Let Your 2022 Achievements Lead You Even Farther in 2023
Happy New Year, oncology nursing colleagues! When I enter a new year, I like to ponder all of the positivity that it can bring.
Reflect on 2022
As we crawl out of the COVID-19 pandemic, each of us is trying to reclaim our personal and professional lives. We are resuming travel, and many of you may have enjoyed a vacation or professional meeting. Get out your phone and reflect on your pictures from 2022 or look back in your calendar and celebrate all you experienced and accomplished last year.
Let’s look at the ONS Board of Directors’ busy and productive 2022 calendar. Last February, we met with the Leadership Development Committee (LDC) to refine the new Board selection process from the bylaws change. The change was important to ensure that the Board is diverse and equipped with the necessary skills to lead us into the future. In April, we convened our first in-person ONS Congress® in two years, a time of reunion and celebration with nearly 3,000 oncology nurse colleagues. In September, we resumed a live ONS Capitol Hill Days, in which more than 100 ONS members converged on Capitol Hill and visited 150 congressional offices to advocate for ONS’s priority oncology legislative issues.
Other accomplishments throughout 2022 included:
- Approving a new strategic plan
- Training all board members in diversity, equity, and inclusion (DEI) for board governance
- Preparing for ONS’s 50th anniversary in 2025
As ONS president, I also had the privilege of attending various advocacy panels, representing ONS at the American Nurses Association Organizational Affiliates (https://voice.ons.org/news-and-views/your-ons-membership-offers-you-benefits-in-other-organizations-too#:~:text=The%20American%20Nurses,nursing%20profession%20faces.) meetings, and meeting President Joe Biden (https://voice.ons.org/news-and-views/biden-announces-progress-on-cancer-moonshot-initiative-meets-with-ons-president) during a Cancer Moonshot event.
Your 2022 may have been a really great year or challenging one, but pause and give gratitude, thanks, or appreciation for something—even life itself. Studies reveal that gratitude can improve our immune response (https://www.ncbi.nlm.nih.gov/pmc/articles/PMC1693417/pdf/15347530.pdf), sleep quality (https://doi.org/10.1016/j.jpsychores.2008.09.002), emotional regulation (https://doi.org/10.1080/17439760.2019.1651893), and feelings of happiness and positive mood (https://doi.org/10.2224/sbp.2003.31.5.431); foster hope for the future (https://doi.org/10.1080/07448481.2021.1922415); reduce stress and burnout (https://doi.org/10.1037/a0037895); and increase resilience (https://doi.org/10.1007/s10902-022-00554-x). Ways to practice gratitude include journaling, morning meditation and prayer, and using a gratitude jar: Write down what you are thankful for and pull one out when you are feeling down to remind you of the good things during challenging times. For me, I’m grateful for all of you, the ONS members, who foster excellence in oncology nursing and quality patient care.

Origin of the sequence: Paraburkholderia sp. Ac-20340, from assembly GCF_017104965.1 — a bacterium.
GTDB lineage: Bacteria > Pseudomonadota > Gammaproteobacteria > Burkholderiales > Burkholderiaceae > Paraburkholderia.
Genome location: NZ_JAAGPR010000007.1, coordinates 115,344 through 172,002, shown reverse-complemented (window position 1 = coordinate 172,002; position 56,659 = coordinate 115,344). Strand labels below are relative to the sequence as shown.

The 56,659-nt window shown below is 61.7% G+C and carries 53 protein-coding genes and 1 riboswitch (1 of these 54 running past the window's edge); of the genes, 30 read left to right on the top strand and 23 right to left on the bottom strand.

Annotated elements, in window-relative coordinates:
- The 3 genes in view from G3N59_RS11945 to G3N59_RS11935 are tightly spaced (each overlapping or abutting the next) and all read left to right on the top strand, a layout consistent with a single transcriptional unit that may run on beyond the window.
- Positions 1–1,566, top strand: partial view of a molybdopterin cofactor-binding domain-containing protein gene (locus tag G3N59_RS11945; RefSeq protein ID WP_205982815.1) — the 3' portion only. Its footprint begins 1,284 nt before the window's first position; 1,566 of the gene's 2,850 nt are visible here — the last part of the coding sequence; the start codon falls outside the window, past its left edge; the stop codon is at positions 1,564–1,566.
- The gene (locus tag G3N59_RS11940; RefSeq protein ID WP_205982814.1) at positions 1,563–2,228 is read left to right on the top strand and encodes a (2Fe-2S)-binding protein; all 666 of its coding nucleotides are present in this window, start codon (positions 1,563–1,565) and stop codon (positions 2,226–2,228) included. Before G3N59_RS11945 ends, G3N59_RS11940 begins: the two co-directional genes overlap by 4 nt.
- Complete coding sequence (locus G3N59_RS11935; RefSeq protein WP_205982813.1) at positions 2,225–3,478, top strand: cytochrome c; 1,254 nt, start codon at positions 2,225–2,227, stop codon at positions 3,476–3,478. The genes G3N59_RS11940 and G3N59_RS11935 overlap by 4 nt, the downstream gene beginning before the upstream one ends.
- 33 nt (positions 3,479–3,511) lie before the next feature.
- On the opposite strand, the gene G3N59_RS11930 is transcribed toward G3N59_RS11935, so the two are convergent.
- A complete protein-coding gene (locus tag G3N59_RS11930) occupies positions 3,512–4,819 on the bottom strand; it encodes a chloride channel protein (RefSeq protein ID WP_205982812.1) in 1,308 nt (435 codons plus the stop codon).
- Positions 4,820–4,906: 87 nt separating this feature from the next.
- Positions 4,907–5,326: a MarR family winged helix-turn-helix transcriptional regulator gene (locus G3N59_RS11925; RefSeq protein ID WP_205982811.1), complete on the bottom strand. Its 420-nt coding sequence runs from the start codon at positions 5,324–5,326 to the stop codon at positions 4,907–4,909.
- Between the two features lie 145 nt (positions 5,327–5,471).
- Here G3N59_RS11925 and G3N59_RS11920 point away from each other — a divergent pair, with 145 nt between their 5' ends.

Set Goals for 2023
Whether you consider them resolutions, goals, intentions, or priorities, striving for specific plans on an ongoing basis is important to effectively delegate your resources and time. I’ll use the analogy of a budget, which helps us balance where we direct our money. Setting goals allows us to direct our time in the same way—including time to rest and play after working hard.
Of all the ONS Board’s goals and priorities for 2023, the most exciting is the launch of our strategic plan, which serves as the compass for where we want to spend our ONS resources. We have two overarching goals:
- ONS is the sought-after source and trusted voice of knowledge and evidence that sets the standard for clinical oncology nursing practice. By engaging and aligning ONS chapters and members in statewide and national initiatives, we are increasing adoption of our evidence-based practice materials in cancer care settings around the country.
- ONS is structured, governed, and aligned to maximize financial, staff, and volunteer resources to sustain and grow the organization. You will see tangible changes as we elevate our DEI commitment throughout staff and membership and mindfully integrate DEI in all of our work, such as in ONS Congress sessions that include DEI principles. We are also evolving ONS’s volunteer program to increase your opportunities to lead and share your experience and generational knowledge with ONS and other oncology nurses.
As you make your own goals for 2023, I hope you include attending the 48th Annual ONS Congress (https://www.ons.org/congress/2023) in San Antonio, TX, in April. Don’t miss the incredible opportunity to meet the new board of directors, take part in town hall discussions, network with colleagues from around the world, and learn about cutting-edge innovation in cancer care to stay current with our complex specialty.
Cheers, oncology nursing colleagues! Happy 2023.